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In Antigone, Antigone struggles through all her difficulties and choices affected by her consistent ethics and value system. During the outstanding play Antigone evolves tremendously from a headstrong and unappreciated person to a bold and revealing one. This will ultimately cause her death, but she dies with moral dignity and without remorse because she feels that what she did was ethically correct because she went against Creon’s power. Creon did not allow burying Antigone’s gone brother, but she was prepared to dedicate her life for this. This convincingly demonstrates that Antigone’s reasons are love for her family and the divine law, which she holds above all else. Antigone’s character traits can be seen throughout the play and there are three pivotal scenes that reveal this.
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Antigone’s personal qualities depicted through three scenes in the play
At the outset of Antigone, Antigone and her sister Ismene come back to Thebes in order to assist their brothers. The sisters discover that both their brothers, Eteocles and Polynices, are dead, which has caused Creon to be the new leader of Thebes. Exercising this power, he gives Eteocles an honorable funeral for his courage in battle, while Polynices was a betrayer and was denied a decent burial. Antigone clearly opposes Creon’s unreasonable order and claims that she will go against his authority so that his spirit can obtain peace. Completely grasping the implications of this act, namely death, she proceeds to swear love to her family. By this she reveals to the viewers her power and resolve towards her brother. Nevertheless, this immense sense of pride will ultimately cause her downfall, as she is primed to sacrifice everything for her family. Through this scene, Antigone transforms into an exciting protagonist in which she depicts her disobedience and bravery, dignity and transparency, as well as her feeling of moral justice to portray the character’s development over the course of the play.
In another memorable scene, Ismene refuses to participate in the crime against Creon, leaving Antigone to fend for herself. Ismene declares: “Why rush to extremes? It’s madness, madness”. Ismene cannot properly grasp the rationale behind her sister’s willingness to bury her gone brother. She desperately tries many times to convince Antigone why she should not commit this crime, but Antigone’s overwhelming sense of arrogance overcomes her, and she does not perceive the consequences. Antigone resolves that “there is only one way: to do it herself, since it must be done”. Antigone displayed to Ismene her personal dedication to the ultimate decision she chose to be by her brother’s side by being dazzled by her all-consuming sense of sensitive pride. This arrogance inevitably influences her aggressive mindset and obscures her rationality. For instance, she finds it very hard to accept that she has done something inappropriate.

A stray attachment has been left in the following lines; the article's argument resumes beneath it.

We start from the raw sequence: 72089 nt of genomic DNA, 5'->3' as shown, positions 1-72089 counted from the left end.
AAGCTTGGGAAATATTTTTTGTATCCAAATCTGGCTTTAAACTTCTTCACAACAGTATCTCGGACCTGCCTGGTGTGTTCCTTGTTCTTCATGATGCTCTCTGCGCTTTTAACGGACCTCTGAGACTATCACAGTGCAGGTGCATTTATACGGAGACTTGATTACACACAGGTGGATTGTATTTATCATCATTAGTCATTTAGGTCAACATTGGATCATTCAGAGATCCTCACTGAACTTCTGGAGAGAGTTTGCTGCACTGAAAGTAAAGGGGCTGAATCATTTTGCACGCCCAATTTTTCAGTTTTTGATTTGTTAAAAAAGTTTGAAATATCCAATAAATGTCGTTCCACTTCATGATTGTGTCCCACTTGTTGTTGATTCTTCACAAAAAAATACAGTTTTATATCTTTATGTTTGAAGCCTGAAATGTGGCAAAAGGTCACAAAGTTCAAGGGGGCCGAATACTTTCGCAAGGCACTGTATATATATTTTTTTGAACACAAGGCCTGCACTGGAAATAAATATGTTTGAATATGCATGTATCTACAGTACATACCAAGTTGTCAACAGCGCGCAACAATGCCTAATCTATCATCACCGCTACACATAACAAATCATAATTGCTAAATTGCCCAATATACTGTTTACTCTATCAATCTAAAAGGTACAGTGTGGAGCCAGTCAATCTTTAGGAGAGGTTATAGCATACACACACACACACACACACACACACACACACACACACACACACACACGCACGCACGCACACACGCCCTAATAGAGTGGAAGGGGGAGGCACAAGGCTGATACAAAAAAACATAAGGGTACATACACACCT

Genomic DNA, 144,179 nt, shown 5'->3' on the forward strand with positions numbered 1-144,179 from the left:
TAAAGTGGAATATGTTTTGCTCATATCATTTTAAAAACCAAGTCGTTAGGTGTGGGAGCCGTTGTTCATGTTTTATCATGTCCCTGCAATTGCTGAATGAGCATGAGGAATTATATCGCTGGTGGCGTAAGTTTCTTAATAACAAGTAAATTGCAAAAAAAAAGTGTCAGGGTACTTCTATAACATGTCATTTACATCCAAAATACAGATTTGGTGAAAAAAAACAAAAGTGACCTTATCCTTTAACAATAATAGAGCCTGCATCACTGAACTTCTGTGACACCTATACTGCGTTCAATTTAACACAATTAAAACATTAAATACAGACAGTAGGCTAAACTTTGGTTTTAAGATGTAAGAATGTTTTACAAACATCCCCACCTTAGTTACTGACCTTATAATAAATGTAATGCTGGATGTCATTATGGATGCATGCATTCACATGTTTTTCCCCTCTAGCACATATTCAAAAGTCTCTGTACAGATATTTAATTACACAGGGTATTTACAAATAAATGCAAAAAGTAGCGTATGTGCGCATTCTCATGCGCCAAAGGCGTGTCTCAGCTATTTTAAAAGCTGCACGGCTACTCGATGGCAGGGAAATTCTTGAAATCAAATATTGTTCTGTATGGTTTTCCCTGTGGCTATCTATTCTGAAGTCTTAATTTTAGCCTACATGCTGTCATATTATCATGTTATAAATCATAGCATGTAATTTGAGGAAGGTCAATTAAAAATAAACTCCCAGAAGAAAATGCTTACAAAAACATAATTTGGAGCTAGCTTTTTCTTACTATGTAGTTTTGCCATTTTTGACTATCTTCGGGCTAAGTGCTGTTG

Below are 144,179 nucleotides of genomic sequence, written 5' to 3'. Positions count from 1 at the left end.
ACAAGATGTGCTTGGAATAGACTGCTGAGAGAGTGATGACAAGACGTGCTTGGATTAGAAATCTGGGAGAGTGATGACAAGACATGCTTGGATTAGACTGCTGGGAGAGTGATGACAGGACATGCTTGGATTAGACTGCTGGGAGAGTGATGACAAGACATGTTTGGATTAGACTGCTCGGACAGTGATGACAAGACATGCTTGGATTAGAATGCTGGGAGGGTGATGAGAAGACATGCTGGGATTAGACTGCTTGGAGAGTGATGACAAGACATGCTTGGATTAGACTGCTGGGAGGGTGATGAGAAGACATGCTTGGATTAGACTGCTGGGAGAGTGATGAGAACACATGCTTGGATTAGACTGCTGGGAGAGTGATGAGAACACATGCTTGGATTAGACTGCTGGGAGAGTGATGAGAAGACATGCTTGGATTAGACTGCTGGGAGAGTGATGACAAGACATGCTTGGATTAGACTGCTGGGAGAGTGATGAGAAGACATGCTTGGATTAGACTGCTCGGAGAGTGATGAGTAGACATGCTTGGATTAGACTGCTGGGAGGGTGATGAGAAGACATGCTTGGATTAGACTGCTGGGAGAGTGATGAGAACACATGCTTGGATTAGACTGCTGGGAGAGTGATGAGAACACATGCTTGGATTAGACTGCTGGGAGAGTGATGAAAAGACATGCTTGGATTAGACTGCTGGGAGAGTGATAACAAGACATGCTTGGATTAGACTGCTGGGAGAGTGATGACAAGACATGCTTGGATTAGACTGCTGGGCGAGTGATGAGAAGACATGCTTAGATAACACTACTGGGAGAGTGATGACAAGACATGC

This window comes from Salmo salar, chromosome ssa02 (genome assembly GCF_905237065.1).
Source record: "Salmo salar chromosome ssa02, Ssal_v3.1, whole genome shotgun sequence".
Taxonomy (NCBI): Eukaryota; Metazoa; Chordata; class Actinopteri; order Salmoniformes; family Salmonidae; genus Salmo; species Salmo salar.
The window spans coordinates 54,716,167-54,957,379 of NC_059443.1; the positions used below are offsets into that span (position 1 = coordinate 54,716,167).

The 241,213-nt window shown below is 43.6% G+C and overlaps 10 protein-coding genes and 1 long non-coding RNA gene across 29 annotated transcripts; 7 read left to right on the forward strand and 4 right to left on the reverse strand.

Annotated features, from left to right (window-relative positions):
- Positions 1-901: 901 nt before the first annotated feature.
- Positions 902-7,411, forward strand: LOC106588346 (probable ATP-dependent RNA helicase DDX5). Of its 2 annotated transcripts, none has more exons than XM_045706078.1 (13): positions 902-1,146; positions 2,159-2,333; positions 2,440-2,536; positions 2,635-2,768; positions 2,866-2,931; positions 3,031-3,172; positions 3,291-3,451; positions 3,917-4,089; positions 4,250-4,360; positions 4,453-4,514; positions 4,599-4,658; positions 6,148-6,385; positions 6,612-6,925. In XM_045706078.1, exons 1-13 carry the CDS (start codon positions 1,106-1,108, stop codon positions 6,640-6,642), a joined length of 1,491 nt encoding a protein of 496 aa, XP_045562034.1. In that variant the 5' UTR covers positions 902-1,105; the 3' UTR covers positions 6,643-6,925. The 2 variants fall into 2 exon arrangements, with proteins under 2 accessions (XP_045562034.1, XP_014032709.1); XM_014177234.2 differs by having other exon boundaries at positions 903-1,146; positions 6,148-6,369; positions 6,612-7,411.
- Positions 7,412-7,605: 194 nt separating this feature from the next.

Lastly, as the play ends, Antigone is miserable, not due to what she has accomplished or her attitudes, but rather because she is terribly distressed by Creon’s harsh judgment and his death penalty. This does not imply that she is remorseful for what she has committed and that Antigone is completely conscious of her actions and does not retreat or display weakness. After all, she admits the critical implications, but denies that what she performed was a wrongful act. She proves to Creon that “if this hurries me to death before my time, why such a death a gain”. This merely signifies that her crime is justified and that her death will be honorable alongside her brother. This intense commitment and ultimate allegiance to divine rules, not governmental ones, enables her to intentionally disregard Creon’s commands. She promptly obeys and abundantly satisfies the Gods, not a tyrannical governor. In her revolt against Creon, Antigone does not waver in anything but the ethical standards she has established for her brother.
In summary, Antigone prominently displays precious character development and adulthood over the course of the play that sufficiently develop her as a person. She evolves tremendously from an outspoken and obstinate to a receptive and bold woman. She eagerly embraces the repercussions and is primed to sacrifice her life for the glory of her family. Antigone’s substantial and resilient base of rebellion allows her to transcend people’s social perceptions and undertake to assist her brother, despite the laws of the government. She doesn’t mind what anyone conceives and achieves precisely only the things she feels she wants to do. She is uniquely strong, both physically and mentally, and she achieves her goals. Antigone grows into a praiseworthy and admirable character in which she portrays her defiance and courage, dignity and respect, and feeling of personal justice to accurately represent the underlying character evolution in the play.